Date of Award


Document Type


Degree Name

Master of Science in Coastal Marine and Wetland Studies


Coastal and Marine Systems Science


College of Science

First Advisor

Zhixiong Shen

Second Advisor

Robert Sheehan

Third Advisor

Eric Wright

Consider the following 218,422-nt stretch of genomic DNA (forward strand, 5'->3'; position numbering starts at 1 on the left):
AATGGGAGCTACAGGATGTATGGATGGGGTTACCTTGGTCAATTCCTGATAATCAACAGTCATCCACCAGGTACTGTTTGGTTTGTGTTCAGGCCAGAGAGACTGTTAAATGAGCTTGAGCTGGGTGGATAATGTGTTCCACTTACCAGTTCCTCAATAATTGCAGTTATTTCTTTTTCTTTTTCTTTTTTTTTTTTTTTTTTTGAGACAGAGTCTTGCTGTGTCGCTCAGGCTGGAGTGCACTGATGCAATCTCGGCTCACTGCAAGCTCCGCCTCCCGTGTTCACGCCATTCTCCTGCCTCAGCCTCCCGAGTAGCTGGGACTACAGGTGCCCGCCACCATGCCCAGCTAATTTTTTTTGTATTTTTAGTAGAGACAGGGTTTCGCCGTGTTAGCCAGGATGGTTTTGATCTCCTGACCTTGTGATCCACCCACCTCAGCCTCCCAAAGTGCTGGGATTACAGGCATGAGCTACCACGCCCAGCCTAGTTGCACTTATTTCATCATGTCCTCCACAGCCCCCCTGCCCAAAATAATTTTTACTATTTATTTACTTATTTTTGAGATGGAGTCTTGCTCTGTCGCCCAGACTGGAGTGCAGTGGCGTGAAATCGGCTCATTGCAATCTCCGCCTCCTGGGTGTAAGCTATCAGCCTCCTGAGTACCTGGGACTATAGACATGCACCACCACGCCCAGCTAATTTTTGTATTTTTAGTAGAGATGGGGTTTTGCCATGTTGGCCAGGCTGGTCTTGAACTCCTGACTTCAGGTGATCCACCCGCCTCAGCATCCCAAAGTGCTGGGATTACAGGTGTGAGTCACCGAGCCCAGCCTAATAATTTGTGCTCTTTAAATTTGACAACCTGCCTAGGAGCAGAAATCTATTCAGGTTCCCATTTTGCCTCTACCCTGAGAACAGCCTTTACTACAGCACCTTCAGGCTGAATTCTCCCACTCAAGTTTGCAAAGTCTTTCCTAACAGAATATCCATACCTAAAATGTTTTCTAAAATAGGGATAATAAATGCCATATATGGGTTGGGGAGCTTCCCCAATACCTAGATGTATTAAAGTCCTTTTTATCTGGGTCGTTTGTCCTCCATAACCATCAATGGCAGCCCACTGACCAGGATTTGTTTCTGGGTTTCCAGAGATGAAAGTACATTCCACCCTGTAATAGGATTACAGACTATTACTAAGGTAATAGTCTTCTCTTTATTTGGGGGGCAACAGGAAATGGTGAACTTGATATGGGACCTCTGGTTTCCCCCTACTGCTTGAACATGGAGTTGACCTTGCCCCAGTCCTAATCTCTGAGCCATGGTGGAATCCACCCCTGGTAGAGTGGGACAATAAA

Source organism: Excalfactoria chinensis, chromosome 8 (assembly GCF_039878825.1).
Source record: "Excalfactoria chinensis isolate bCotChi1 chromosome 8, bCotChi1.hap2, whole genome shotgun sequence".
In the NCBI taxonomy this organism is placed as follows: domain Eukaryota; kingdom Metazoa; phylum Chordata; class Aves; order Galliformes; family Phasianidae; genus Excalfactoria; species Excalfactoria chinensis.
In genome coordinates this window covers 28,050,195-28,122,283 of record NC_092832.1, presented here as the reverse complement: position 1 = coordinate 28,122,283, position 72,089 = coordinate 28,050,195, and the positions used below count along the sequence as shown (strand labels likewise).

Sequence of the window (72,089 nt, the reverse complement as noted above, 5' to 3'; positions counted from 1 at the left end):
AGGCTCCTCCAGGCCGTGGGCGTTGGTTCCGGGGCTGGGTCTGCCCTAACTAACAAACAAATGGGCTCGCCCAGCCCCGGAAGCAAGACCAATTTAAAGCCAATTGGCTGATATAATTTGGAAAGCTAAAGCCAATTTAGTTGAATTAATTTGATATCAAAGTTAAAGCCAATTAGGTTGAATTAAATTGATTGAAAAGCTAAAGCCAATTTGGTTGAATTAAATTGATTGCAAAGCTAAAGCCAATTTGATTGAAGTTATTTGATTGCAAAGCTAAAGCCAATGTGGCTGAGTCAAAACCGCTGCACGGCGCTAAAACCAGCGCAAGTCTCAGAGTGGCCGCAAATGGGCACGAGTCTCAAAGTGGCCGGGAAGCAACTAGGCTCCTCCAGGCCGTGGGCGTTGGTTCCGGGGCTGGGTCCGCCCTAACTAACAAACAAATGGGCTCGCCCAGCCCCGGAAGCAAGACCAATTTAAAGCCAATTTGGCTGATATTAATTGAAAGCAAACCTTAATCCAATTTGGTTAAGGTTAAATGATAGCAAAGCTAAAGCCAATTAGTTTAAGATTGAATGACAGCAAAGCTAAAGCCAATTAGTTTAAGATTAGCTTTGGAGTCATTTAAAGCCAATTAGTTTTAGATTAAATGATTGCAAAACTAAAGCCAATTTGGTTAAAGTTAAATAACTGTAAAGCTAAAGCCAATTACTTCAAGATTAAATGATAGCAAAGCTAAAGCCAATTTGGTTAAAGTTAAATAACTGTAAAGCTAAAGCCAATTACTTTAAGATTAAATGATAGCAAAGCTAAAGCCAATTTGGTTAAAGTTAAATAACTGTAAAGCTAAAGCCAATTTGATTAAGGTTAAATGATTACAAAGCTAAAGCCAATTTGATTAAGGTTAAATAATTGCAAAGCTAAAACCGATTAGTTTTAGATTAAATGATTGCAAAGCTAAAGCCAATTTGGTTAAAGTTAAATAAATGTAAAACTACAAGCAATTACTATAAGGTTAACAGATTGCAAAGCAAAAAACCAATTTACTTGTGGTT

Extreme river floods are the key force shaping floodplain landscape and a major process delivering sediment, pollutants, and nutrients to coasts. These devastating natural hazards pose concerns about potential change of extreme flood occurrence in the face of climate change. However, accurately assessing the impact of anthropogenic climate change and natural climate modes on the intensity and frequency of extreme flooding relies on multi-century discharge records. Unfortunately, instrumental records are relatively short (often <100 years) and overlap with times of dam and reservoir construction. Oxbow lakes, ubiquitous in the floodplains of alluvial rivers, may preserve an archive of extreme flood at centennial timescales as they capture coarser channel sediments transported by intensified river flows. This study has identified signals of extreme floods in oxbow lake sediments and established a timeline of past flooding events to evaluate change(s) in flood hazard near the Pee Dee River (PDR), South Carolina. Laser diffraction grain-size analysis and X-ray computed tomography (CT) scanning were performed on a ~2-m long piston core (SBL2) to identify event layers of extreme floods. CT images reveal high-density laminations and corresponding coarser shifts of grain size are interpreted as flood layers. A robust age-depth model was established for SBL2 using multiple independent age controls (C14, optically stimulated luminescence, Pb210/C137, and historical event tie-points). End-member modelling analysis was performed to identify a coarse component of the grain-size data used as a proxy of extreme flood. A linear relationship between end-member modelling results and measured discharge was established for the last 80 years and applied to the older part of the core yielding peak discharge estimates back to ca. AD 1840. This analysis identifies abrupt shifts in grain size resulting from dam construction, droughts, and local geomorphic changes to the river system. A multidecadal trend in the frequency of extreme floods is present in the PDR system, controlled by Pacific Decadal Oscillation. The most extreme peak annual discharges of the PDR occurred between AD 1870-1900 from the combined interaction of increased tropical cyclone activity with intensified land use for agricultural purposes. Peak annual discharges of the PDR seem to have decreased through time since flood control damming was completed in AD 1962.